A Chicago School’s charge of Islamophobia
- Posted by Maryam Namazie
- On March 27, 2013
- 3 Comments
- Amina, ban, Chicago school, Persepolis
A reader wrote to the school and received the following response from the principal:
Please check your sources related to the news article stating I decided to remove Persepolis from my school. That is completely untrue and slanderous.
I only reported to my staff that I was informed the district was contemplating removing the book from CPS high schools. The day after I informed my staff, the district clarified their position and stated that no books were going to be removed from any high schools and it was a misunderstanding. That afternoon (after school) students held a rally in support of the book. I never ordered the removal of the book and not one book was ever removed from my school.
The article you read is stating I did something I would never do. I also understand your passion behind the topic but please check several news sources or simply google the topic if you are not sure about me. Something got twisted in the story you read because that is not what happened.
Christopher A. Dignam, Ed. D., Principal, Lane Tech College Prep High School, 2501 West Addison, Chicago, Illinois
Thanks to Piotr for clarifying this and good to know that Persepolis was not banned.
It has been reported that a Chicago public school has banned Marjane Satrapi’s brilliant autobiographical book Persepolis (about her life as a girl growing up under the Islamic regime of Iran) after deeming it Islamophobic; this ban follows in the “proud” footsteps of Iran, UAE and Lebanon.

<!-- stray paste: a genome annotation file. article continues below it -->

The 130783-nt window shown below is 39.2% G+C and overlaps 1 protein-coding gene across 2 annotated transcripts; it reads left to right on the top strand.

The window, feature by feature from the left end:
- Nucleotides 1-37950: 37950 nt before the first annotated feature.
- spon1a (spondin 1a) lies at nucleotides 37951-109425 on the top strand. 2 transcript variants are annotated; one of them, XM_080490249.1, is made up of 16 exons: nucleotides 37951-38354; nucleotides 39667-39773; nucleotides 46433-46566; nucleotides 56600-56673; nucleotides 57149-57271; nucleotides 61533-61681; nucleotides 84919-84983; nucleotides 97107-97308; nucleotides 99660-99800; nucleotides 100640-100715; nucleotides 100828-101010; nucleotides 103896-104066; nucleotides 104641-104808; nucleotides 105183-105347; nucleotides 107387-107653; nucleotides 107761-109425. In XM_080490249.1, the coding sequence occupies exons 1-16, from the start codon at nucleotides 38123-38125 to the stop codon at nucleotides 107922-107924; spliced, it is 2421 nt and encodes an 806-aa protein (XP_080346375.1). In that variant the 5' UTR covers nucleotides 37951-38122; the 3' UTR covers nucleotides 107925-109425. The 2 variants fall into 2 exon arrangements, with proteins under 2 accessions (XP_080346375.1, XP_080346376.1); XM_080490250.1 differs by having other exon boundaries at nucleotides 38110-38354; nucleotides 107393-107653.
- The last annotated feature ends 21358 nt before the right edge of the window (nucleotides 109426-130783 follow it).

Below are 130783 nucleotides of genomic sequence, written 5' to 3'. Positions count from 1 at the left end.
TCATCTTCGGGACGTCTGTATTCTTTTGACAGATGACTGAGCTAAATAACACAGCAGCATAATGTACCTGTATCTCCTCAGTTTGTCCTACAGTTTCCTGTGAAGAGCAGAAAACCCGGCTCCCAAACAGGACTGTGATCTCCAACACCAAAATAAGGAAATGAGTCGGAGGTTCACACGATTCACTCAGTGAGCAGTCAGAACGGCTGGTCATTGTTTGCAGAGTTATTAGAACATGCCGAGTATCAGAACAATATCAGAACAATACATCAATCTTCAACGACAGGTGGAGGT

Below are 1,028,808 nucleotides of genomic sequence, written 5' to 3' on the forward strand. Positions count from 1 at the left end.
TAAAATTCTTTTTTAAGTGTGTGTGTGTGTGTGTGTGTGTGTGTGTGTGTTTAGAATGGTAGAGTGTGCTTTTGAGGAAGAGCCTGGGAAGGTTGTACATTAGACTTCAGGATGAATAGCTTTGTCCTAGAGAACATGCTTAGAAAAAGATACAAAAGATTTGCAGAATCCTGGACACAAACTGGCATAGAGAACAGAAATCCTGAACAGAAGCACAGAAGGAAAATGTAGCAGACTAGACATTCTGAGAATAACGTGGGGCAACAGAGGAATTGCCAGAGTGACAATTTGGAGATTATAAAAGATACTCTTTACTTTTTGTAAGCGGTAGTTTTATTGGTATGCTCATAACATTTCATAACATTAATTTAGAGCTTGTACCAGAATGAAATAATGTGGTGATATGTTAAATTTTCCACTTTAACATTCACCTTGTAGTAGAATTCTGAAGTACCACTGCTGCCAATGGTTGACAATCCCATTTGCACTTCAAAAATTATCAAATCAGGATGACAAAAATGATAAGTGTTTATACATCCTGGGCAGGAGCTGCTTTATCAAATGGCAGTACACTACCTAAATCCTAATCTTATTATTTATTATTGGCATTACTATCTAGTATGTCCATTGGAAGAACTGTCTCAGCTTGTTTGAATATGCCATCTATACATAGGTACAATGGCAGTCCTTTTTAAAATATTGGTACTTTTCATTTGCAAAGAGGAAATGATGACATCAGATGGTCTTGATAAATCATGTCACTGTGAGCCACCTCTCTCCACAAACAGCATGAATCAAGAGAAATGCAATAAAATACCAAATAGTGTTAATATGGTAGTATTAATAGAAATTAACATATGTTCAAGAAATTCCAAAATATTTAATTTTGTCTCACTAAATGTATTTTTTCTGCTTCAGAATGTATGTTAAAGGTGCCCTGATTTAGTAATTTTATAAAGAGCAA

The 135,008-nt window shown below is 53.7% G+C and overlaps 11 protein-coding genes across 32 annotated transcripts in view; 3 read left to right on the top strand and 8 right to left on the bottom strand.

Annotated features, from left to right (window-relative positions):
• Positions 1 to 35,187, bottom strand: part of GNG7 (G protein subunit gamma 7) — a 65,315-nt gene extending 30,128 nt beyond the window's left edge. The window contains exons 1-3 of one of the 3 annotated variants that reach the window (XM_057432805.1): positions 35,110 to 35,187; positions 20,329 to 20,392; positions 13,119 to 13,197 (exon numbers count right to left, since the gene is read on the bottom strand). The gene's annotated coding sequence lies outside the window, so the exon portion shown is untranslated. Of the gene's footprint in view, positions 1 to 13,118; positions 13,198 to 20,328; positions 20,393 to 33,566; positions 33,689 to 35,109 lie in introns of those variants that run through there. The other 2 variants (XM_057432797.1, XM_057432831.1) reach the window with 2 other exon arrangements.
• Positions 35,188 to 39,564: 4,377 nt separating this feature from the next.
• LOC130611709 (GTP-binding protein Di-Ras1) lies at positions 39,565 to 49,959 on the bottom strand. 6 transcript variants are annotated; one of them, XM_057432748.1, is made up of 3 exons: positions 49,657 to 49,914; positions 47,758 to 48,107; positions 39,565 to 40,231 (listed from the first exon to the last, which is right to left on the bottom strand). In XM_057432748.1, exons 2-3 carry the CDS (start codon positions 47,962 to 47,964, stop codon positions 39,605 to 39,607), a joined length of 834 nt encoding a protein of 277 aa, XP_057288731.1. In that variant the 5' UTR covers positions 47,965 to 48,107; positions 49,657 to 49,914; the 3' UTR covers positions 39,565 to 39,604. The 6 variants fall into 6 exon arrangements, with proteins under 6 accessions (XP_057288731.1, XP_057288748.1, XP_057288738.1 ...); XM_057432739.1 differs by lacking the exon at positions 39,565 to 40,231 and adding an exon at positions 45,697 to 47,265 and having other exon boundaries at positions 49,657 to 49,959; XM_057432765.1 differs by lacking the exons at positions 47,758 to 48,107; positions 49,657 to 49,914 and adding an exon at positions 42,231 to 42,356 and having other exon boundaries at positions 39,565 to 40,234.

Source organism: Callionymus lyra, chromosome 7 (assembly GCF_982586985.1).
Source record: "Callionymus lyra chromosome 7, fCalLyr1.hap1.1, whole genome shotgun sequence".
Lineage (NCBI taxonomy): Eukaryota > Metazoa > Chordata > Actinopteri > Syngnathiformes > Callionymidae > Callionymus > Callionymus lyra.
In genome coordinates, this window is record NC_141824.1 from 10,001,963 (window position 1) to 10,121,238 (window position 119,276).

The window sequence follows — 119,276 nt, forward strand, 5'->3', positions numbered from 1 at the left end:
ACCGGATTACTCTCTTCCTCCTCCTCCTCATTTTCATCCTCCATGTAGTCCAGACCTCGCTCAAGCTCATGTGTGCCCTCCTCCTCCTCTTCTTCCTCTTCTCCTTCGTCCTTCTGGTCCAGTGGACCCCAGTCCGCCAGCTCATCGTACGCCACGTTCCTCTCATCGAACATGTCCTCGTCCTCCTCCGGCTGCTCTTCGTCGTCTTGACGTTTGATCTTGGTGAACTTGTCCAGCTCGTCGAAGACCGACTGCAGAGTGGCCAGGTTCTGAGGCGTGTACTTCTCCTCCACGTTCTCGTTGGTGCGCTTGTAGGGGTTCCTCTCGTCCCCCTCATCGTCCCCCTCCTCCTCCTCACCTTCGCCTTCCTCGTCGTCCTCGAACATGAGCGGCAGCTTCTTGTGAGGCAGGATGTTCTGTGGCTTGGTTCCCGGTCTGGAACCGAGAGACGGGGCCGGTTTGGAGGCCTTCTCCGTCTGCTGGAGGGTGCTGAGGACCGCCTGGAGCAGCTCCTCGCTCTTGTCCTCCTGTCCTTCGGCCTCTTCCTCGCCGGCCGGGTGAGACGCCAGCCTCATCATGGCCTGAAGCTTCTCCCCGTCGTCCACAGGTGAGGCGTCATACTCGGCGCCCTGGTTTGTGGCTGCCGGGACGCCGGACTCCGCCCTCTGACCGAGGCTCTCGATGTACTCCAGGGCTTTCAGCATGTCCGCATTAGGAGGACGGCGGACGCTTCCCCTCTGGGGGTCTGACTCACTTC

The charge of Islamophobia has always been a very useful political tool in the hands of those in power to scaremonger people into silence and ban criticism of Islam and political Islam. As I have mentioned before, it aids and abets Islamists in silencing dissent as a sort of “secular” fatwa.
This culturally relativist perspective will do anything to silence dissent – even to the extent of banning books. It is like the perspective that is opposed to the likes of Amina and Aliaa out of “respect” for people’s culture.
But there is no one homogeneous culture. Defending a ban of Persepolis is defending Islamism’s culture at the expense of the many dissenters. Just as opposing Amina’s topless act of defiance in the face of Islamist threats is a defence of Islamism’s culture and all that it brings with it.
The ban in Chicago makes it very clear that Amina’s protest and demand to be free from religious misogyny is as relevant in Chicago as it is to societies in the Middle East and North Africa…
Onwards to 4 April, International Day to Defend Amina.